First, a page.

Tom's Hardware Verdict
The be quiet! Shadow Rock Slim 2 provides great cooling in a compact package for those needing something much quieter than some of the alternatives. The 135mm fan moves a massive volume of air over the optimized fin stack, delivering excellent performance at extremely low noise levels.
+ Premium build quality
+ Silent operation
+ Solid performance for a budget price
No RGB option (be quiet! standard)
Why you can trust Tom's Hardware
German case, PSU and Cooling mainstay be quiet! have introduced a new budget-friendly quad-heatpipe cooler for system builders with intermediate TDP requirements. The Shadow Rock Slim 2 features a single 135mm Silent Wings fan and large heatsink, offering up an attractive option for those seeking a premium CPU heatpipe cooler for modest to moderate PC builds. About the only thing lacking is RGB. But that’s par for the course for be quiet!, and a pro for many potential buyers more interested in performance and price than a fancy light show.
be quiet! Shadow Rock Slim 2 Specs
|6.125" / 155.6mm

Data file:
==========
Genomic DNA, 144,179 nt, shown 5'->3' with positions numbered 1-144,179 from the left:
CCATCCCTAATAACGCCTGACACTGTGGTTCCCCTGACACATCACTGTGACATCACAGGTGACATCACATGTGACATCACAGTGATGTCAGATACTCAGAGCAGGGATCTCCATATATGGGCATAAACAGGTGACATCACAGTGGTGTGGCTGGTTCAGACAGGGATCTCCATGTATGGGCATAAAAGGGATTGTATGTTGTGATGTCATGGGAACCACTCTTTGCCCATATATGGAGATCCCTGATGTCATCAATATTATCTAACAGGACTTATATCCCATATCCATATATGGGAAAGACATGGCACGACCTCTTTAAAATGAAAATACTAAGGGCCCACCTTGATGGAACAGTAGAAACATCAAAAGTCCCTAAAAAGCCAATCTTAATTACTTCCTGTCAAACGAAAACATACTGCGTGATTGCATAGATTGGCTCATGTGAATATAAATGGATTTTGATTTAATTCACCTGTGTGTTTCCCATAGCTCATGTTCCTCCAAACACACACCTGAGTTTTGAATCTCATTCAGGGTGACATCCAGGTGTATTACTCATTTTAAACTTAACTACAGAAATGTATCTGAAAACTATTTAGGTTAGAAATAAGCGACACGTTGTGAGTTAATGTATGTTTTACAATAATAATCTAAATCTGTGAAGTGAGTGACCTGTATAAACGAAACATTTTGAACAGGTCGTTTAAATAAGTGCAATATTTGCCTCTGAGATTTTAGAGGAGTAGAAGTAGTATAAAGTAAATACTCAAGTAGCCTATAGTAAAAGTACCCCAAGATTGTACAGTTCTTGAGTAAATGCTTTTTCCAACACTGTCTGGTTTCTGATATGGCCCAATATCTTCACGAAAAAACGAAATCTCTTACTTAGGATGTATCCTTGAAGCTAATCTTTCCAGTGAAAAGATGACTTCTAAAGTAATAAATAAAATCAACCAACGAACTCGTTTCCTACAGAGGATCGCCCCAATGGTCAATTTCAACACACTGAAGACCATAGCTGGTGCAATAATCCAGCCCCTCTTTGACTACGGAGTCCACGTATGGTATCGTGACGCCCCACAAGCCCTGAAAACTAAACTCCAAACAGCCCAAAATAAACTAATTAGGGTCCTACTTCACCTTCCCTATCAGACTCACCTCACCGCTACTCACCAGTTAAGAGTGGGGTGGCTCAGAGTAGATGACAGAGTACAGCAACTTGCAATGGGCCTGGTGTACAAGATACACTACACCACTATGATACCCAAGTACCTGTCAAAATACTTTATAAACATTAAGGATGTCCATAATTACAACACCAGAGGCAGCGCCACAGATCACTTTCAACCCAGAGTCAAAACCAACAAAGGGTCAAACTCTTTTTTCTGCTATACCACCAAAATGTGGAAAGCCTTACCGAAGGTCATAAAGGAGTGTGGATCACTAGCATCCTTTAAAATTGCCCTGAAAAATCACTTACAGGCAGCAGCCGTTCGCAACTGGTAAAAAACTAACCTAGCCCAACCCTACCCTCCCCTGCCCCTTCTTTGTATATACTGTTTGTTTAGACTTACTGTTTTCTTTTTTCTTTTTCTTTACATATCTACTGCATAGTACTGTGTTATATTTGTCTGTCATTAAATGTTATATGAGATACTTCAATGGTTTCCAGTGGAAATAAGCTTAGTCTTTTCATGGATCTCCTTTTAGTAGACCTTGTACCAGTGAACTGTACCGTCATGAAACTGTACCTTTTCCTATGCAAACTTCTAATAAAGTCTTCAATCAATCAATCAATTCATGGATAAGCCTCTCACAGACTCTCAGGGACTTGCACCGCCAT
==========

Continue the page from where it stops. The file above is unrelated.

|5.25" / 133.4mm
|2.125" / 54.0 mm
|(3.0" / 76.2mm w/ van)
|1.625" / 41.3mm
|(1) 135 x 22mm
|(1) 4-pin PWM
|24.4 oz / 692g
|115x, 1200, 2011*, 2066*
|(* square ILM mounts only)
The Shadow Rock Slim 2 comes bundled with mounting hardware for most common AMD and Intel desktop CPU sockets popular here in 2021. While it does offer support for Intel 2011x and 2066x sockets (square ILM mounts only), it really is meant for CPUs below the high-end desktop (HEDT) space. Even our overclocked i9-10850k is a bit outside the upper threshold of what this cooler should really be utilized for. But of course the vast majority of systems, particularly those whose owners are after a budget-priced air cooler, will be using a CPU that’s less thermally demanding than a recent 10-core Intel Core i9.
be quiet! Covers the Shadow Rock Slim 2 with a three-year warranty.
Rather than printing documentation on paper, be quiet! has opted to provide product information and installation instructions via scannable QR code. This helps prevent paper waste as well as always ensuring the Shadow Rock Slim 2 has the most up-to-date version of content for builders and upgraders.
The Shadow Rock Slim 2 features four copper heatpipes which are situated side-by-side and then offset as they move up into the aluminum fins of the cooling stack.
The cooling stack is built of 54 individual pieces, including a top bezel with a brushed finish, polished heatpipe cover caps and machine screws.
The base of the cooler features direct contact from the milled heatpipes and a milled aluminum block which doubles as a mounting point for the cooler. The fixed mounting block also helps to handle thermal load as a small, solid heatsink with its aggressively milled teeth.